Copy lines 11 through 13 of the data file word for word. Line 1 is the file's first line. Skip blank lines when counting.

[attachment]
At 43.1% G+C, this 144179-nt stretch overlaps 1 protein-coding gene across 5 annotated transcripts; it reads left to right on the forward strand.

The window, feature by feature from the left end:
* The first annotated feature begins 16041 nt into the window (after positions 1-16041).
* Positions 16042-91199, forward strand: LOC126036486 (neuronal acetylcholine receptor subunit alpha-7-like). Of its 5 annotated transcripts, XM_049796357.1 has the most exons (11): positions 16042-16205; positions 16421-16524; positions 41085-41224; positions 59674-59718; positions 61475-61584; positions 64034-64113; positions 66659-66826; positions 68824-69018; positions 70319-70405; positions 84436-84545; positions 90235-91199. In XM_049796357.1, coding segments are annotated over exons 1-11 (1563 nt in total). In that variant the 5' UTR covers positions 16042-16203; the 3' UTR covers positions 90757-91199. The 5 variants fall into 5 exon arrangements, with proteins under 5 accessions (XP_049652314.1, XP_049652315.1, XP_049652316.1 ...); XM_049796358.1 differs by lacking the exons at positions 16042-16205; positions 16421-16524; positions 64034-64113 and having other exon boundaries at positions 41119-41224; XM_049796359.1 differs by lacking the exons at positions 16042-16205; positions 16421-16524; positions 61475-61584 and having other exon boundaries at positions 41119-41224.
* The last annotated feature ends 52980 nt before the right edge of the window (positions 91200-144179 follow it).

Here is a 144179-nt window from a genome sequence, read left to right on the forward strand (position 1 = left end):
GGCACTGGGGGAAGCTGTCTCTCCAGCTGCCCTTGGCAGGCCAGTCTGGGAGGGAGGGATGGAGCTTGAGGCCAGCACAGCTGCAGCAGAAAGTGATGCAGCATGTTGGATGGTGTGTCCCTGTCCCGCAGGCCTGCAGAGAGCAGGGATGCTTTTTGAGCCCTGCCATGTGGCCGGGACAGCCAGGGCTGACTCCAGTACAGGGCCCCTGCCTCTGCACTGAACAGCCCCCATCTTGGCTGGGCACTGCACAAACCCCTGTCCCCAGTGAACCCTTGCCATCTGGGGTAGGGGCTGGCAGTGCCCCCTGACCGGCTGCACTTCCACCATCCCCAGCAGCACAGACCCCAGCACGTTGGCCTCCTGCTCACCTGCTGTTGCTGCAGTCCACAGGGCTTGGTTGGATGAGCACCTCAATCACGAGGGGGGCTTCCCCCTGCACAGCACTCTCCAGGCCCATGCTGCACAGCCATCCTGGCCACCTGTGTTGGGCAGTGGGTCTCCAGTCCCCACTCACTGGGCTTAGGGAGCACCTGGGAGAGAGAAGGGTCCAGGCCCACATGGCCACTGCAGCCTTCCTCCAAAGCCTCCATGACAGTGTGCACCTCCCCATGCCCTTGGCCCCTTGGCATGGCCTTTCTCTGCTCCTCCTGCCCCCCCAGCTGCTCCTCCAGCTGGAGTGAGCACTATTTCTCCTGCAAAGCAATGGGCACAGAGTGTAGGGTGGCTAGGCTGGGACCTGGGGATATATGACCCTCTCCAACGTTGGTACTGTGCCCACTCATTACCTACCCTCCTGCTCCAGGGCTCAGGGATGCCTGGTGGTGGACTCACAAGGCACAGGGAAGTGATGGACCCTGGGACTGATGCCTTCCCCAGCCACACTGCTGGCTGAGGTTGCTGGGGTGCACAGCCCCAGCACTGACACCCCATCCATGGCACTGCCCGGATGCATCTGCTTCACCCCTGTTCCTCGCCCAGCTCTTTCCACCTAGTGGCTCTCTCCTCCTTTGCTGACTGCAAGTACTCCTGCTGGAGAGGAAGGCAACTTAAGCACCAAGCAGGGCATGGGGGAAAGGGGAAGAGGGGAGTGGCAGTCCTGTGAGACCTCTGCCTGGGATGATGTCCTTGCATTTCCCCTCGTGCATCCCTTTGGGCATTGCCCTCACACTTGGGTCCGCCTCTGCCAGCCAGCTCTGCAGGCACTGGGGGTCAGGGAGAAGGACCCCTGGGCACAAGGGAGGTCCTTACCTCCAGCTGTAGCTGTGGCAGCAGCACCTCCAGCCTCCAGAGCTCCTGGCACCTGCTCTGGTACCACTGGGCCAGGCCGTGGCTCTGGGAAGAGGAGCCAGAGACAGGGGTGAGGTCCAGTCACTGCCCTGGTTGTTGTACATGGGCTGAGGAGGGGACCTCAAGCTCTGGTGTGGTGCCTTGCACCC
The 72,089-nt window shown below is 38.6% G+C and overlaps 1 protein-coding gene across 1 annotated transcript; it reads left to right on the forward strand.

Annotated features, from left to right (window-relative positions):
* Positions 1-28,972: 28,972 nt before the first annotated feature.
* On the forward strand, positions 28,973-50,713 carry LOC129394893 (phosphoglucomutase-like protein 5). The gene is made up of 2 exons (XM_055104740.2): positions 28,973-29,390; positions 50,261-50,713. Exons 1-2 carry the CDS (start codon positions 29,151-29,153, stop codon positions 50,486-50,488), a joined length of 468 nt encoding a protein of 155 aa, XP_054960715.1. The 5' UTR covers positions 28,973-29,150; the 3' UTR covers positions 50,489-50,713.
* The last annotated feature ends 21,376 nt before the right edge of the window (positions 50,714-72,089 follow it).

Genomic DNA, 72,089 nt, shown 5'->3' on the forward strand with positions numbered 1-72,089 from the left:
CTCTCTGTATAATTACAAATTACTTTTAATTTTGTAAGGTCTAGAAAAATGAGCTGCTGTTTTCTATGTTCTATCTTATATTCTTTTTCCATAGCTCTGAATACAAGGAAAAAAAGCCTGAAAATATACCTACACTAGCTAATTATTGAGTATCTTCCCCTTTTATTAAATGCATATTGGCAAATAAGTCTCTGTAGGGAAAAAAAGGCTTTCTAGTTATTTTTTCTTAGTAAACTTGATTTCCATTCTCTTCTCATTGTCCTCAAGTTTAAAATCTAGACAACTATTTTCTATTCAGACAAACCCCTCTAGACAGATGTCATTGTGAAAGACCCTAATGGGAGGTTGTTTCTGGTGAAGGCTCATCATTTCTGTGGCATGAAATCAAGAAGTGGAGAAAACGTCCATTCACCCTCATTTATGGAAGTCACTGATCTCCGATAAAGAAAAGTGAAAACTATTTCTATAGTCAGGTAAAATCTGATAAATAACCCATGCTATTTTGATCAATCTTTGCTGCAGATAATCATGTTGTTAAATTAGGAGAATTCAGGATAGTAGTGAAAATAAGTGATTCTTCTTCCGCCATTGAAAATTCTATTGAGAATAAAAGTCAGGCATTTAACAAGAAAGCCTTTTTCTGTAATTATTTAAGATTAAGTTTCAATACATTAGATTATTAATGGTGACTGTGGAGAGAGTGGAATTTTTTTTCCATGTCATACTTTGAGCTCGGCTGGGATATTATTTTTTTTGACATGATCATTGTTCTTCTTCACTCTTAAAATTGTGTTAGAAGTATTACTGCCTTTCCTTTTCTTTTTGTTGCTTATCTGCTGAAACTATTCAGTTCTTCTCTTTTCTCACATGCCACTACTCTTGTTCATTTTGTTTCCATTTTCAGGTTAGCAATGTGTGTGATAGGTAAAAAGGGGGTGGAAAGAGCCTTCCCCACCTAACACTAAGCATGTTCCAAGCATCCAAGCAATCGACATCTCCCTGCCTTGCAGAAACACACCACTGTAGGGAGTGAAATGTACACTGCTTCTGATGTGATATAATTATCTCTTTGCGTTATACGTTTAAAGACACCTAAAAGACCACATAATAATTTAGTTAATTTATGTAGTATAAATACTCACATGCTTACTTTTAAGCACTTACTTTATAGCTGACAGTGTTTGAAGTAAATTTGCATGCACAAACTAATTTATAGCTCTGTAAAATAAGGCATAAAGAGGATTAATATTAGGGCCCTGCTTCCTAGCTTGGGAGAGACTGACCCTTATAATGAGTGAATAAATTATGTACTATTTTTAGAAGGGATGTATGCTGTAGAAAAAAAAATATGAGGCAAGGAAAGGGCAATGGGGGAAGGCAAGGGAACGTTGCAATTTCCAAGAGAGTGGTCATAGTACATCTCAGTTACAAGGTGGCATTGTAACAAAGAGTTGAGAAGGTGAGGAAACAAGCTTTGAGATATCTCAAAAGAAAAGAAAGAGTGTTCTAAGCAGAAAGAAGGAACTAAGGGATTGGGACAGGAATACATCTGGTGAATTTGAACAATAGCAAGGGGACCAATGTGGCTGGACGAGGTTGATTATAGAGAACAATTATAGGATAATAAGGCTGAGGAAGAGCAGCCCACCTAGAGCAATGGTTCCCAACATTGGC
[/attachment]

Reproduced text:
* On the forward strand, positions 28,973-50,713 carry LOC129394893 (phosphoglucomutase-like protein 5). The gene is made up of 2 exons (XM_055104740.2): positions 28,973-29,390; positions 50,261-50,713. Exons 1-2 carry the CDS (start codon positions 29,151-29,153, stop codon positions 50,486-50,488), a joined length of 468 nt encoding a protein of 155 aa, XP_054960715.1. The 5' UTR covers positions 28,973-29,150; the 3' UTR covers positions 50,489-50,713.
* The last annotated feature ends 21,376 nt before the right edge of the window (positions 50,714-72,089 follow it).

Genomic DNA, 72,089 nt, shown 5'->3' on the forward strand with positions numbered 1-72,089 from the left: